Eagle and lion: identity of an international Company
Generali’s first emblem was the double-headed eagle, the symbol of the Habsburg Empire, a privilege granted to the company with the Sovereign Resolution of January 25th, 1833. But today the company’s more famous logo is the winged lion, the symbol of Venice, with its hind legs in the water and its forelegs on land, symbolising the amphibious domain of the Republic of Venice. So why did Generali change from the eagle to the lion? To understand this, we need to think about Trieste’s position.
Between the eighteenth and nineteenth centuries, the city had become one of the most important commercial trade centres of south-eastern Europe. In 1719, to enhance its status as a natural outlet to the sea of his kingdom, Charles VI of Habsburg had granted it a free port licence, with a series of privileges and economic, legal, and administrative measures that had completely restyled the city. The free port of Trieste was able to attract entrepreneurs and create a new trade economy. Indeed, it granted favourable export tariffs and provided rapid links with the East and central-northern Italy, as well as with the inland Austrian countries. In the 1820s, scientific progress made it possible to overcome geographical limits and the rapid development of the railways was matched by that of steam navigation. The Austrian Lloyd, one of the oldest shipping companies in the world, was founded in 1836 in Trieste, also chosen as Generali’s headquarters due to its strategic position.
The Social Contract of Assicurazioni Generali Austro-Italiche (Trieste, December 26, 1831)
Assicurazioni Generali Historical Archive
ph. Massimo Gardone
Giuseppe Lazzaro Morpurgo, the mastermind of the new company, was convinced of the welfare function performed by private insurance companies and supported the growing commercial momentum with adequate insurance structures, engaging in all forms of transport insurance, not only maritime. The company effected a further improvement in quality by concerning itself with multiple branches, including the life insurance sector, and addressing broad operating markets: intentions which are summed up in the choice of the company name, Assicurazioni Generali Austro-Italiche. The adjective Generali shows that the company did not intend to limit itself to traditional insurance, but to extend to any other branch permitted by law, while the title Austro-Italiche is also indicative of the countries in which the company intended to develop its business.
Such a name demonstrated Generali’s aspiration to unite interests, places, and people, addressing both the Habsburg Empire and the Italian states. As proof of this, the company’s entire organisational, social, and financial structure was constructed on two main pillars: the Head Office in Trieste, in charge of the monarchy and abroad, and the Venetian Office in Venice, responsible for the Italian peninsula. In 1831 these offices belonged to different administrative bodies from a political point of view, even within the Empire: Trieste to the Habsburg Monarchy, Venice to Lombardy-Venetia.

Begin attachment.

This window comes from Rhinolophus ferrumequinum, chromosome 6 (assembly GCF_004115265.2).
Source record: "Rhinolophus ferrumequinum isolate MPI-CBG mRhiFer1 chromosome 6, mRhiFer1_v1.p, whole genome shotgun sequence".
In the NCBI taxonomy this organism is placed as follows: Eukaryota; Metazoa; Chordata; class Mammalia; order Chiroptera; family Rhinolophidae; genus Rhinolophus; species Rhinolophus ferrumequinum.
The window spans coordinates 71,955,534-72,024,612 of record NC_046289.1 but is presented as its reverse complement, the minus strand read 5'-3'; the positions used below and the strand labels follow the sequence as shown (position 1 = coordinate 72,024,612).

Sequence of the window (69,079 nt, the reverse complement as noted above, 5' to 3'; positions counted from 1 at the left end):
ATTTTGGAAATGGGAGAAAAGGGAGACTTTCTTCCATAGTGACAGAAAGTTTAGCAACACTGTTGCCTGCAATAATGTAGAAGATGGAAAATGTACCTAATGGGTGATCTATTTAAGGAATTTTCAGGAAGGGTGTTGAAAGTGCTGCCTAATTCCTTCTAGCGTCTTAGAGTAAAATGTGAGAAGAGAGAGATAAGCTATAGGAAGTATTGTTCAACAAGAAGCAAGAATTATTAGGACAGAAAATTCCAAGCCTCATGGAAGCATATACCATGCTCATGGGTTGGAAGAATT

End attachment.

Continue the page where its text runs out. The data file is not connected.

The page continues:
But from Lombardy-Venetia, during the Risorgimento, the roar of the lion was heard. Venice rose up against the Austrians, establishing the Republic of St. Mark in March 1848. And it should be noted that important exponents of Generali’s Venetian Office worked alongside Daniele Manin, Niccolò Tommaseo, and other leaders of the revolt, including Leone Pincherle, a personal friend of Manin, Isacco Pesaro Maurogonato, and Daniele Francesconi.
After the riots of 1848, Generali removed the adjective Austro-Italiche from the company name for practical reasons, and the Venetian Office subsequently adopted the lion of St. Mark as a symbol of identification in the territories in which it operated. The use of the St. Mark lion apparently dates back to 1860. Since then, the lion has been used with a certain regularity on policies and correspondence issued in the Italian territory. The Head Office in Trieste, located in imperial territory, continued to use the double-headed eagle until the First World War. The use of the lion was adopted gradually, and initially only on certain types of documents.
The transition from the eagle to the lion is just one example of Generali’s openness to other cultures. The Central-European setting in which the company emerged was extremely advantageous, both for its expansion around the world and for the insurance business itself. However, it was thanks to the principles of sharing that Generali was able to offer services to maritime and land trade with the Empire and, at the same time, expand its business in the domestic market. In the early 1880s, it had become so widespread geographically that a new organisational strategy was required: it was decided that affiliated companies would be established, sometimes specialising in certain areas of the business, headed by young people trained in the company, who carried Generali’s values and knowledge far and wide.
A few years after its foundation, agencies developed throughout the Habsburg Empire, in the Italian peninsula, in the German states, and in the main European ports. The experience gained on an international level and the stability now established created a new impetus from the 1870s until the end of the nineteenth century, particularly towards the Anglo-Saxon markets.
In the 1850s, Generali was the leading insurance company in the Empire and, in 1870, it was also established as the top company in Italy. Such a dizzying growth did not however go to its head, because it was supported by two sturdy wings: openness and sharing, ideas rooted in the company since it was founded. According to this rule, where the eagle flew, so too could the lion.